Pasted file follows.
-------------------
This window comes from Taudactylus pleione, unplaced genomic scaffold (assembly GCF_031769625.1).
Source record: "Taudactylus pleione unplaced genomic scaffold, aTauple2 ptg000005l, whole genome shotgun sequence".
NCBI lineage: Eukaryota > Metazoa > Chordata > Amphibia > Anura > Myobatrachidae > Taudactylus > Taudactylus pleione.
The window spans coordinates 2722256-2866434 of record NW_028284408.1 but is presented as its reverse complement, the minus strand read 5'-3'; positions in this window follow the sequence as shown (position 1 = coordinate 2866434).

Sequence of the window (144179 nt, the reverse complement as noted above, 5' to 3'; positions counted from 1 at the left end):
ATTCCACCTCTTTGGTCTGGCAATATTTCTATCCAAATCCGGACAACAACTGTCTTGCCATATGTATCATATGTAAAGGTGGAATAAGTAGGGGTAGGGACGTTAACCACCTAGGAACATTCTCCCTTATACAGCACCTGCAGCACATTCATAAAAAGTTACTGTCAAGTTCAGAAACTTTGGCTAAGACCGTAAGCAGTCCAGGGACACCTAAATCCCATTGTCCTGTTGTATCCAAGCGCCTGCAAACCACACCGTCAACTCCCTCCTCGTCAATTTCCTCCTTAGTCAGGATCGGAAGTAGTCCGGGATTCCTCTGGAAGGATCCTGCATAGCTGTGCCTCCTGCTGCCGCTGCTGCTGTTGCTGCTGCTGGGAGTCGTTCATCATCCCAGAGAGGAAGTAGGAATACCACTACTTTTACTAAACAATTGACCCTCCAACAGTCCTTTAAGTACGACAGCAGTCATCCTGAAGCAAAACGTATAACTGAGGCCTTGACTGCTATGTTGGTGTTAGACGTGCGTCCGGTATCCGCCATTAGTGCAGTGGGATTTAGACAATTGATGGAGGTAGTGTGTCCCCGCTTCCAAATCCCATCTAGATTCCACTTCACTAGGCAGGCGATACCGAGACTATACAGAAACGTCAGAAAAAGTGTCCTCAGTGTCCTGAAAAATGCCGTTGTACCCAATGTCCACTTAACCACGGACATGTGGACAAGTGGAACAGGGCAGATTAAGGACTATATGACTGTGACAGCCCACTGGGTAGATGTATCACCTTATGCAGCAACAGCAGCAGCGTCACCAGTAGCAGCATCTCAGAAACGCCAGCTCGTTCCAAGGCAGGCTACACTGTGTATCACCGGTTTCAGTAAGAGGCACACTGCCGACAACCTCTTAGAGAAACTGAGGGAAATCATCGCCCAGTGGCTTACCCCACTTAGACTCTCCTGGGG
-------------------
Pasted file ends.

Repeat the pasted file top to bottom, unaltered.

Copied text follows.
This window comes from Taudactylus pleione, unplaced genomic scaffold (assembly GCF_031769625.1).
Source record: "Taudactylus pleione unplaced genomic scaffold, aTauple2 ptg000005l, whole genome shotgun sequence".
NCBI lineage: Eukaryota > Metazoa > Chordata > Amphibia > Anura > Myobatrachidae > Taudactylus > Taudactylus pleione.
The window spans coordinates 2722256-2866434 of record NW_028284408.1 but is presented as its reverse complement, the minus strand read 5'-3'; positions in this window follow the sequence as shown (position 1 = coordinate 2866434).

Sequence of the window (144179 nt, the reverse complement as noted above, 5' to 3'; positions counted from 1 at the left end):
ATTCCACCTCTTTGGTCTGGCAATATTTCTATCCAAATCCGGACAACAACTGTCTTGCCATATGTATCATATGTAAAGGTGGAATAAGTAGGGGTAGGGACGTTAACCACCTAGGAACATTCTCCCTTATACAGCACCTGCAGCACATTCATAAAAAGTTACTGTCAAGTTCAGAAACTTTGGCTAAGACCGTAAGCAGTCCAGGGACACCTAAATCCCATTGTCCTGTTGTATCCAAGCGCCTGCAAACCACACCGTCAACTCCCTCCTCGTCAATTTCCTCCTTAGTCAGGATCGGAAGTAGTCCGGGATTCCTCTGGAAGGATCCTGCATAGCTGTGCCTCCTGCTGCCGCTGCTGCTGTTGCTGCTGCTGGGAGTCGTTCATCATCCCAGAGAGGAAGTAGGAATACCACTACTTTTACTAAACAATTGACCCTCCAACAGTCCTTTAAGTACGACAGCAGTCATCCTGAAGCAAAACGTATAACTGAGGCCTTGACTGCTATGTTGGTGTTAGACGTGCGTCCGGTATCCGCCATTAGTGCAGTGGGATTTAGACAATTGATGGAGGTAGTGTGTCCCCGCTTCCAAATCCCATCTAGATTCCACTTCACTAGGCAGGCGATACCGAGACTATACAGAAACGTCAGAAAAAGTGTCCTCAGTGTCCTGAAAAATGCCGTTGTACCCAATGTCCACTTAACCACGGACATGTGGACAAGTGGAACAGGGCAGATTAAGGACTATATGACTGTGACAGCCCACTGGGTAGATGTATCACCTTATGCAGCAACAGCAGCAGCGTCACCAGTAGCAGCATCTCAGAAACGCCAGCTCGTTCCAAGGCAGGCTACACTGTGTATCACCGGTTTCAGTAAGAGGCACACTGCCGACAACCTCTTAGAGAAACTGAGGGAAATCATCGCCCAGTGGCTTACCCCACTTAGACTCTCCTGGGG